Star reporter for the New York Times, the world's most powerful newspaper; foreign correspondent in some of the most dangerous fields; Pulitzer winner; and longest-jailed correspondent for protecting her sources, Judith Miller is highly respected and controversial. In this memoir she turns her reporting skills on herself with the intensity of her professional vocation.
Judy Miller grew up near the Nevada atomic proving ground. She got a job at the New York Times after a suit by women employees about discrimination at the paper and went on to cover national politics, head the paper's bureau in Cairo, and serve as deputy editor in Paris and then deputy at the powerful Washington bureau. She reported on terrorism and the rise of fanatical Islam in the Middle East and on secret biological weapons plants and programs in Iraq, Iran, and Russia. She covered an administration traumatized by 9/11 and an anthrax attack three weeks later. Miller shared a Pulitzer for her reporting.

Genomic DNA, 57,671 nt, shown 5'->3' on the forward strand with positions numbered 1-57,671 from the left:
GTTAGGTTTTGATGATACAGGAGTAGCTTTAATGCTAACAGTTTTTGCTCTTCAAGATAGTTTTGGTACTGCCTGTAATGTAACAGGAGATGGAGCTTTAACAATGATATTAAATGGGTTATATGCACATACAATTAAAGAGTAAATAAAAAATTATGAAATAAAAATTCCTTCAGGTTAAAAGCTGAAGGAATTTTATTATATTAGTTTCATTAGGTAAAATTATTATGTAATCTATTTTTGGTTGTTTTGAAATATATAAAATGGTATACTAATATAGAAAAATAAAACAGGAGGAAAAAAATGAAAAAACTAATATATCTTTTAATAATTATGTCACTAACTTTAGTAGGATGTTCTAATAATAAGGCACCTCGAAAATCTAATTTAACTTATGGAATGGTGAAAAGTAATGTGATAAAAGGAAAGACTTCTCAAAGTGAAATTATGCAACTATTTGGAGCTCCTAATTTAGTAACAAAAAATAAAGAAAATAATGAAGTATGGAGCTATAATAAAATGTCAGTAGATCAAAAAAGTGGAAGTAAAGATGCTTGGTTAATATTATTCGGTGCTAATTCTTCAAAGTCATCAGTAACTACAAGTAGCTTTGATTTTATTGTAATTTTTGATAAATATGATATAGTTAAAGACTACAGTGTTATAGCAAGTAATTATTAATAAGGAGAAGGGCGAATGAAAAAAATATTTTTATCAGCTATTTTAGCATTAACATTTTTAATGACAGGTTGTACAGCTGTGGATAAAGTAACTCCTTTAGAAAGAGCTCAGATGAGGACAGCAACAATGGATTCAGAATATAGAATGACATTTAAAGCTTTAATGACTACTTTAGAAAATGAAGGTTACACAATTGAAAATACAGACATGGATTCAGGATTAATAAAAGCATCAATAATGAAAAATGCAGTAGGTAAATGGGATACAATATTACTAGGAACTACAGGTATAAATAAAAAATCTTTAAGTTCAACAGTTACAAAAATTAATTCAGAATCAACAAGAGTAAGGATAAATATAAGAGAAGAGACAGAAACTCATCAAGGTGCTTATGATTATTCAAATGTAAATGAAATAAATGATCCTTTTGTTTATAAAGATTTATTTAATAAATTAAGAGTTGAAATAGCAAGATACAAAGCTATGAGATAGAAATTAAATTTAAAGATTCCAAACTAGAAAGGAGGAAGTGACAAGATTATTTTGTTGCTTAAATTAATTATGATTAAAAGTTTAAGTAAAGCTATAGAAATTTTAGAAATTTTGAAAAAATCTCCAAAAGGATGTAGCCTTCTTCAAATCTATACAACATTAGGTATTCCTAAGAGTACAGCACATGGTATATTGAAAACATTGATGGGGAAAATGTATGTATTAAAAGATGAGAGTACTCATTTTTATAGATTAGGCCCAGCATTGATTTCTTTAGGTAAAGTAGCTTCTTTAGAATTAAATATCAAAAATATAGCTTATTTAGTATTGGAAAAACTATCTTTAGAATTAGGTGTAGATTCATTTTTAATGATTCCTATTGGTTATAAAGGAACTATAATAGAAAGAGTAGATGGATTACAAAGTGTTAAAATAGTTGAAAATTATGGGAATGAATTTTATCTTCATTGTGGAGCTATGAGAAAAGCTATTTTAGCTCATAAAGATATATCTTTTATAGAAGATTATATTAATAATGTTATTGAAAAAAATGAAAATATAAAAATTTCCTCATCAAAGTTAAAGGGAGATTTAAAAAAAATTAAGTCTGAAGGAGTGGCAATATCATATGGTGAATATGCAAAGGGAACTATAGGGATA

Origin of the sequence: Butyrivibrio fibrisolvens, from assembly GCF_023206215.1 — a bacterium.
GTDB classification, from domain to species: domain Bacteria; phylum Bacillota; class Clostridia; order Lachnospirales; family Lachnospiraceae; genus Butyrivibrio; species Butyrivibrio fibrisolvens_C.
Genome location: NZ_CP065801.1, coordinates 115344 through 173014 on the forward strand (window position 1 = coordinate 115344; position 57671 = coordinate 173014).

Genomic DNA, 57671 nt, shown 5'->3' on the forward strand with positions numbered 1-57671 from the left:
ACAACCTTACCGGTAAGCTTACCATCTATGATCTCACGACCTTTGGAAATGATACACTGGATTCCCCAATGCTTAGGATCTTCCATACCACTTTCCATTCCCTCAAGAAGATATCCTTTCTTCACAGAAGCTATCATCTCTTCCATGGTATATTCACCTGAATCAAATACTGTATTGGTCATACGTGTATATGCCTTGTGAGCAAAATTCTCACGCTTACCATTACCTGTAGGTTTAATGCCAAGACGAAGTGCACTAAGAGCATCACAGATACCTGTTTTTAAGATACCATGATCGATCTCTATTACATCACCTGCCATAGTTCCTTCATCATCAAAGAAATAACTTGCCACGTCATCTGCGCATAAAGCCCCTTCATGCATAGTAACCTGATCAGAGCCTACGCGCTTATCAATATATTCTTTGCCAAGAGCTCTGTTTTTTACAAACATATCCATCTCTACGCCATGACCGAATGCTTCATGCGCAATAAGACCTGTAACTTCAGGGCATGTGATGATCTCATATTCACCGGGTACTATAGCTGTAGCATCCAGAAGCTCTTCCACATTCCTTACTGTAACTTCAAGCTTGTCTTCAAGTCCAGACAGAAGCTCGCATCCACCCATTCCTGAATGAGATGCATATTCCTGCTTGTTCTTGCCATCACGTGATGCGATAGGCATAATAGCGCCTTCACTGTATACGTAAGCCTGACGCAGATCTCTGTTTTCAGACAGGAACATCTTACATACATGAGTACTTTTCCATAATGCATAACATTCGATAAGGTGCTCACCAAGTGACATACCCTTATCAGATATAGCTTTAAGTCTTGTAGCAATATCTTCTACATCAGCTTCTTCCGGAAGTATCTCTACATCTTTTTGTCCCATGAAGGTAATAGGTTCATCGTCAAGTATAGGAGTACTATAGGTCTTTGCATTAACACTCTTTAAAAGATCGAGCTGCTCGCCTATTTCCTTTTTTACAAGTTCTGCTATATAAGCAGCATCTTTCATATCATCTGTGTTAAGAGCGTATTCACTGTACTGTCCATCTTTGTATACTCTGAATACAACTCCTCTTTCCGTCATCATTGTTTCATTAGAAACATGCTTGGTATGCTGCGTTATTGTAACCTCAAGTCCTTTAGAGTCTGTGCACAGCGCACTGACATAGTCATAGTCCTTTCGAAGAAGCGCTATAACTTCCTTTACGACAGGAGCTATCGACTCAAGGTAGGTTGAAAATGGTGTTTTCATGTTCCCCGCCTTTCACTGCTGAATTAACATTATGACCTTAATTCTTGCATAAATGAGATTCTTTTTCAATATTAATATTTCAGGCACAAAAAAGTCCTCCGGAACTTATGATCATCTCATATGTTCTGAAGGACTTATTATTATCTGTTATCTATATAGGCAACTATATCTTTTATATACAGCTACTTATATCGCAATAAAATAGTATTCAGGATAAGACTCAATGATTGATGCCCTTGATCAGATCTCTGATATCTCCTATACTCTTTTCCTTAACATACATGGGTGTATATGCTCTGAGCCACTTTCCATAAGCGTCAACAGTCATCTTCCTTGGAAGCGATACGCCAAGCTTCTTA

She turns her journalistic skills on herself and her controversial reporting, which marshaled evidence that led America to invade Iraq. She writes about the mistakes she and others made on the existence in Iraq of weapons of mass destruction. She addresses the motives of some of her sources, including the notorious Iraqi Chalabi and the CIA. She describes going to jail to protect her sources in the Scooter Libby investigation of the outing of CIA agent Valerie Plame and how the Times subsequently abandoned her after 28 years.
The Story describes the real life of a foreign and investigative reporter. It is an adventure story told with bluntness and wryness.
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